Examples of Good Setting Design as Game Design


#1

I’m a big fan of using setting design to shape the game in an unobtrusive way, so that the shape of the fiction naturally makes the game flow a certain way. The best example of this I have is from larp, the way Harry Potter has accidentally excellent larp setting design, as seen in College of Wizardry and similar games. The way Harry Potter organizes it’s world doubles as good larp design, and thus gives games a lot of structure.

I’m looking for examples of good setting design that does something similar. What games do you think have good setting design specifically in terms of setting design doubling as game design?

A trpg example that comes to mind is Blades in the Dark and the way every single detail in the setting is geared towards exactly the kind of action the game is about.

For me, the creative goal here is that if parts of the design can be sunk into the setting’s structure, it takes away pressure from mechanics.


#2

So I actually think the best “generic” rpg systems are good with this. It’s not my preference, but a setting like Numenera MAKES the game for folks who enjoy it. Same with many FATE settings.

I prefer the more loose but evocative settings of something like Blades, as you mentioned. Something like Dogs In The Vineyard also comes to mind as you only need to hear or read about someone else playing the game to really get why it would be an intriguing setting to play in.


#3

3:16 is right on the money on an even metalevel. The game has two rolls: combat or non-combat. It’s supposed to be very clear what and how simple the game is. Operative word there is supposed.

Because through play, you realize the goals of each officer isn’t keeping your fellow marines safe, necessarily.

It’s a very very good take on war. It does the subtle “hiding the bad things in plain sight” that really don’t show up until you’re already in it. You got bamboozled by the advertising to join up!

The best example is characters get strengths and weakness traits in game, right? Well the final weakness of every single PC soldier is the same “hatred of home.”

It doesn’t make sense until you play more. You start to think about stuff marines shouldn’t be asking, like, “what threat did those red panda looking aliens have on Terra?” or “hey when do we get to take a break and go see earth?”

The entire game is like this long con of catch 22 and Mitchell and Webb “are we the baddies?”

The text of the game, the rules, and how it plays… It’s brilliant. Perfect example of Jared’s three questions “what’s your game about/how does it go about that mechanically/how does it reward players for doing that merchanic”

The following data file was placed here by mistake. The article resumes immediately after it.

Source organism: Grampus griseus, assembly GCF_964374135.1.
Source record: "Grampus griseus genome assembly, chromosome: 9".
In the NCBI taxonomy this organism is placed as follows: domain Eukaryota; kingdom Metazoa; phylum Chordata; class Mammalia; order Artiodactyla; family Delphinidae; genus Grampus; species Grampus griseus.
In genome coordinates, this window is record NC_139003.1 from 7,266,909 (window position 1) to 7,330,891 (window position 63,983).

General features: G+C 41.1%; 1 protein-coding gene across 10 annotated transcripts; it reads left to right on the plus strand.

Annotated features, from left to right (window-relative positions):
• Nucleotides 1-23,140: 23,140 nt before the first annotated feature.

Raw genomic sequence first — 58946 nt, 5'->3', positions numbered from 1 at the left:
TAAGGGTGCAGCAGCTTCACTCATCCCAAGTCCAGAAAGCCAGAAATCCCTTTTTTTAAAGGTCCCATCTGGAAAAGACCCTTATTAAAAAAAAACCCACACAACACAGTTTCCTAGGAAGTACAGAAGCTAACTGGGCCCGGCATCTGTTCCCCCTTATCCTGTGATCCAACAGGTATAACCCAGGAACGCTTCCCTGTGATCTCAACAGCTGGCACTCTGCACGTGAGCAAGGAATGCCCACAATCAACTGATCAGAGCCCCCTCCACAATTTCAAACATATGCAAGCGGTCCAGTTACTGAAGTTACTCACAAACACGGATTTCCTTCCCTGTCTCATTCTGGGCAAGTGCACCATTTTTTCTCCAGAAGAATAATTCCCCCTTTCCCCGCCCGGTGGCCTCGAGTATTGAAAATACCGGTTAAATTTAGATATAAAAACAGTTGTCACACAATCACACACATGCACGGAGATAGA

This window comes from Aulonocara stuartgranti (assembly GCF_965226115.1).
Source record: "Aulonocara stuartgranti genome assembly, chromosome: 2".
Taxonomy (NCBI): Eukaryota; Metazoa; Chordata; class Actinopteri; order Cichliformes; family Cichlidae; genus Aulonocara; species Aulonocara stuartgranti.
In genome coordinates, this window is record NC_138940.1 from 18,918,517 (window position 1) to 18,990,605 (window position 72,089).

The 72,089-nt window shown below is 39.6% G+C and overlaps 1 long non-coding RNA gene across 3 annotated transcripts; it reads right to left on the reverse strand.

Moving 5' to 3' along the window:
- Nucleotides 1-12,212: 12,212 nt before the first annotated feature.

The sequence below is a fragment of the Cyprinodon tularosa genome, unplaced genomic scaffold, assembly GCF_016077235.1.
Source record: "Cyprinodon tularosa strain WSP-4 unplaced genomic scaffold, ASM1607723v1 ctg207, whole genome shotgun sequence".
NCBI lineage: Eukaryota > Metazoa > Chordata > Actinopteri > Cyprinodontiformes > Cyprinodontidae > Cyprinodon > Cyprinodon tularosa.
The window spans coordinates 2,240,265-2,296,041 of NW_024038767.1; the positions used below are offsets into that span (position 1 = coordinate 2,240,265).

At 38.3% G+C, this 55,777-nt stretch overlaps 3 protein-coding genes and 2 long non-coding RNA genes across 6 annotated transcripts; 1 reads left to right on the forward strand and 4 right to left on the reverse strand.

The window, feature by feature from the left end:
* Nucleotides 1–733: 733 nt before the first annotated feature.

#4

+1 on Blades.
I’d like to also bring in Unknown Armies. The setting is genius and it basically plays itself.
It also works on street-level where your PCs have no clue and discover a world of gritty magic as well as on a god-like level where PCs decide the fate of the world.
I’d suggest starting off with 2nd edition, it’s more accessible than 3ed in the beginning.


#5

Fall of Magic’s setting is beautifully rendered, both physically and fictionally, and tells its own open-ended story that literally unfolds before you.


#6

Fall of Magic looks absolutely lovely. I’ll have to see if I can scourge up a copy. With this question of settings, I’m trying to figure out how much design could really be crammed into the setting. The larp example of Harry Potter and College of Wizardry suggests that potentially quite a lot.

A characteristic of “big settings” seems to be that they’ve served so many purposes that the design is not really inherent anymore. For example, reading a Forgotten Realms book, I don’t think it automatically provides the framework of a D&D game. It needs the mechanics.

(Or maybe I just remember the Volo’s Guide series so vividly that my view of a Forgotten Realms adventure is mainly about comparing bards, taverns and festhalls on a kind of a fantasy pub crawl.)


#7

I think that Tales from the Loop does something really beautiful and haunting in its design. It’s all geared towards a broken, stranger 80s cassettepunk aesthetic and I think that the setting they built can only lead to the game they created.


#8

I agree about Tales from the Loop. I’ve just been reading the corebook, and I really like how they manage to create a lush setting full of possibilities for the type of action the game contains. It’s quite economical in the sense that there isn’t too much to read but thanks to the beautiful visuals the world really comes alive.


#9

One of the things I love about games on the Indie Spectrum is the way the setting design and system design support and reinforce each other. Taking @Jmstar 's Night Witches as a great example - the setting is tight and clear and the mechanics reinforce what the setting feels like at every step.


#10